Yield strength is the stress at which a specified amount of permanent deformation of a material occurs. When we apply stress to a material, it deforms. Some of the deformation is plastic and the material can recover when the stress is relieved. But some deformation is permanent and the material cannot recover from it. As we apply more stress, there is more deformation. This plots on a curve in a somewhat linear, or proportional, way. But at some point, a bit more stress results in a lot more deformation, and this is the proportional limit of the material. Stress applied beyond this causes an increasing rate of deformation until the maximum or ultimate strength of the material is reached. Yield strength is the stress at which a specified amount of permanent deformation of a material occurs.

When we apply stress to a material, it deforms. Some of the deformation is plastic and the material can recover when the stress is relieved. But some deformation is permanent and the material cannot recover from it. As we apply more stress, there is more deformation. This plots on a curve in a somewhat linear, or proportional, way. But at some point, a bit more stress results in a lot more deformation, and this is the proportional limit of the material. Stress applied beyond this causes an increasing rate of deformation until the maximum or ultimate strength of the material is reached.

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What is “Thin Films” materials ?
Advanced Materials : Thin Films

Thin film materials are high purity materials and chemicals used to form or modify thin film deposits and substrates. Examples include precursor gases, sputtering targets, and evaporation filaments. A thin film is a layer of material ranging from fractions of a nanometer (monolayer) to several micrometers in thickness. Electronic semiconductor devices and optical coatings are the main applications benefiting from thin film construction.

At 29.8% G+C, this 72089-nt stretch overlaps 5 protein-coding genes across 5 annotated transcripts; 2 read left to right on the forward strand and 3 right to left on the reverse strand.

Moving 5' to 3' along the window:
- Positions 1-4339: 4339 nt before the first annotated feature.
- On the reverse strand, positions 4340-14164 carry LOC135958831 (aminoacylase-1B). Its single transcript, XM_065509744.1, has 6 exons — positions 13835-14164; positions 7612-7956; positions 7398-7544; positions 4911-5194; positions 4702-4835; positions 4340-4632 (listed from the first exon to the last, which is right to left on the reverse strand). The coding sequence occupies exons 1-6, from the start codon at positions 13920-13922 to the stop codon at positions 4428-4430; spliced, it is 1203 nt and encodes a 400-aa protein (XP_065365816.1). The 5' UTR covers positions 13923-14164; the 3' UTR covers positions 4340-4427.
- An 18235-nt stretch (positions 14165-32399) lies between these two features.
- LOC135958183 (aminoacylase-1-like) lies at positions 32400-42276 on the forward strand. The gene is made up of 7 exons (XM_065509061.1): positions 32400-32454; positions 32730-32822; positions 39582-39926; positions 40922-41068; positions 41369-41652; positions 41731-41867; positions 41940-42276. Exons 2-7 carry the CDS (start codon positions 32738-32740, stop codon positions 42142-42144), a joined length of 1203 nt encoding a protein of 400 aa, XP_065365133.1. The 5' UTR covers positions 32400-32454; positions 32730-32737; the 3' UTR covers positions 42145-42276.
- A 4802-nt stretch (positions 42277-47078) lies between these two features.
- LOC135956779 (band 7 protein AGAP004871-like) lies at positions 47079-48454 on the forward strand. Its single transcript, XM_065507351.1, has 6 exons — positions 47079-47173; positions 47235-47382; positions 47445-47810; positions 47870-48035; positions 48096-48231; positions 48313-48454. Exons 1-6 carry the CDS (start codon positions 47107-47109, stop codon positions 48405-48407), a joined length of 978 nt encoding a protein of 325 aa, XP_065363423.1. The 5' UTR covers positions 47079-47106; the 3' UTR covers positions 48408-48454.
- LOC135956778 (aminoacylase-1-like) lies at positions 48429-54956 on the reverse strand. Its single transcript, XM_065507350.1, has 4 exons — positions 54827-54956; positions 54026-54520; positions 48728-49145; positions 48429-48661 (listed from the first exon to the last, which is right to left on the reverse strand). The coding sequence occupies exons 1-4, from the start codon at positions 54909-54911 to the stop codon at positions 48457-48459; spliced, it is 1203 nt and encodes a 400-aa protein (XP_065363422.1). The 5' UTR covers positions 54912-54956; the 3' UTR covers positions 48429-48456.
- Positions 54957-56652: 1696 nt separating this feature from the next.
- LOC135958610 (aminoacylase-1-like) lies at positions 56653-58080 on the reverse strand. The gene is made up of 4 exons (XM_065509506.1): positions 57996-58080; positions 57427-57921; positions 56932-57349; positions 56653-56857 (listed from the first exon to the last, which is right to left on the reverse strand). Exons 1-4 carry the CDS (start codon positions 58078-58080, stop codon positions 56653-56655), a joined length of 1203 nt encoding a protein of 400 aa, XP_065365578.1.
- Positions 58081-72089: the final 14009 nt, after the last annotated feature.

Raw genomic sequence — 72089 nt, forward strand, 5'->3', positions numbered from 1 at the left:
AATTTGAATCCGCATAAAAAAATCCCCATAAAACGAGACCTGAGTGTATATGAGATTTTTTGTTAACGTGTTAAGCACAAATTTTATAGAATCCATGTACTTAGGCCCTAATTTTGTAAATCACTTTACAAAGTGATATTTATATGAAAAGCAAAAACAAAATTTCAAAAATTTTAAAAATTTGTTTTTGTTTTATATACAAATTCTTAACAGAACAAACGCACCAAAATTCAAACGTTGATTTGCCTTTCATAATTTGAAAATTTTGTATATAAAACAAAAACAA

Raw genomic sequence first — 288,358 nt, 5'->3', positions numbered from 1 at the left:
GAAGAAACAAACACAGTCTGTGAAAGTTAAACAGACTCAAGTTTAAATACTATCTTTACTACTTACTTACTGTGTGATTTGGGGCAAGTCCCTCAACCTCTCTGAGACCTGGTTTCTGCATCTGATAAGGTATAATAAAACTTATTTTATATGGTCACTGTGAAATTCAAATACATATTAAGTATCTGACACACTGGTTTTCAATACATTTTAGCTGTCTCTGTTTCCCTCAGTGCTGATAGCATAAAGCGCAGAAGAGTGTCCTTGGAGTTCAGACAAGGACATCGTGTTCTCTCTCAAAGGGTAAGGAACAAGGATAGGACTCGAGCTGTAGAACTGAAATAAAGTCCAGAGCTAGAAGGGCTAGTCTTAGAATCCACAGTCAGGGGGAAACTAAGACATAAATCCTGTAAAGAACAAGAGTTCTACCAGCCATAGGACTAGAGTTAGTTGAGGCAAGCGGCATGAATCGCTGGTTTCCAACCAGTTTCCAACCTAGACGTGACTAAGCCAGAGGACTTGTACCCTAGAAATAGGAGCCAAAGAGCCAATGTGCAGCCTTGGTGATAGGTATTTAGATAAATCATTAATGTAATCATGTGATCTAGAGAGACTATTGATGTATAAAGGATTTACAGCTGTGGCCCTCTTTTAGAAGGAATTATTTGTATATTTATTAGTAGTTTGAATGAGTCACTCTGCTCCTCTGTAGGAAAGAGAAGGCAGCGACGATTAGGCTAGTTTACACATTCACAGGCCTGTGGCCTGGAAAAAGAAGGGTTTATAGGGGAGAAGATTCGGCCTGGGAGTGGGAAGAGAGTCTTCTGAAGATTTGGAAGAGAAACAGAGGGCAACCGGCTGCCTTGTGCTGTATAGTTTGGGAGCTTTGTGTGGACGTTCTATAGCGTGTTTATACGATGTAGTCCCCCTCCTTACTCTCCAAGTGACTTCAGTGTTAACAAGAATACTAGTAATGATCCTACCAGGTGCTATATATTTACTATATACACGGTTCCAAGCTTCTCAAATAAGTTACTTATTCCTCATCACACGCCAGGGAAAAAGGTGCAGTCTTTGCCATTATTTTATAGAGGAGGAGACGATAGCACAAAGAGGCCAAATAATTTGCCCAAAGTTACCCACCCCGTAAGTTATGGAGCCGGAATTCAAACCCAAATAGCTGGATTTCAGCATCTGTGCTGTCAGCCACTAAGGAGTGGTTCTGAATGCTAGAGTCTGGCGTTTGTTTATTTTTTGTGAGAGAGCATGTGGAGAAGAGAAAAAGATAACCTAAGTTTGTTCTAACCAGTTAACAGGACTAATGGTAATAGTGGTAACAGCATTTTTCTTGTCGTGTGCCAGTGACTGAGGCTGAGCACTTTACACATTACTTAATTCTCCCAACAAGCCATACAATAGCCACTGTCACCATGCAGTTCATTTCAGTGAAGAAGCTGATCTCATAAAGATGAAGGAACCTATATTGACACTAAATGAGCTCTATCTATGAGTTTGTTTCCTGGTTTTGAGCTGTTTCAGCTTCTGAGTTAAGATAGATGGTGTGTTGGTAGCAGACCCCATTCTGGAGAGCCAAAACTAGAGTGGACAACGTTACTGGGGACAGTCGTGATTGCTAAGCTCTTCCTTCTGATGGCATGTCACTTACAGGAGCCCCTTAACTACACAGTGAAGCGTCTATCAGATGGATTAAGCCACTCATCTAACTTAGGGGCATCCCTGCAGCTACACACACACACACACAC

Thin films play an important role in many technological applications including microelectronic devices, magnetic storage media and surface coatings. A familiar application of thin films is the household mirror, which typically has a thin metal coating on the back of a sheet of glass to form a reflective interface.

The performance of optical coatings (e.g. antireflective, or AR, coatings) are typically enhanced when the thin film coating consists of multiple layers having varying thicknesses and refractive indices. Similarly, a periodic structure of alternating thin films of different materials may collectively form a so-called superlattice which exploits the phenomenon of quantum confinement by restricting electronic phenomena to two-dimensions. Work is being done with ferromagnetic and ferroelectric thin films for use as computer memory.

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Copper Nanoparticles
What are Copper Nanoparticles?
how to weld titanium

Copper (Cu) Nanoparticles are black brown spherical high surface area metal particles. Nanoscale Copper Particles are typically 10-30 nanometers (nm) with specific surface area (SSA) in the 30 – 70 m2/g range and also available in with an average particle size of 70 -100 nm range with a specific surface area of approximately 5 – 10 m2/g.

Nano Copper Particles are also available in passivated and in Ultra high purity and high purity and carbon coated and dispersed forms. They are also available as a nanofluid through the AE Nanofluid production group. Nanofluids are generally defined as suspended nanoparticles in solution either using surfactant or surface charge technology. Nanofluid dispersion and coating selection technical guidance is also available.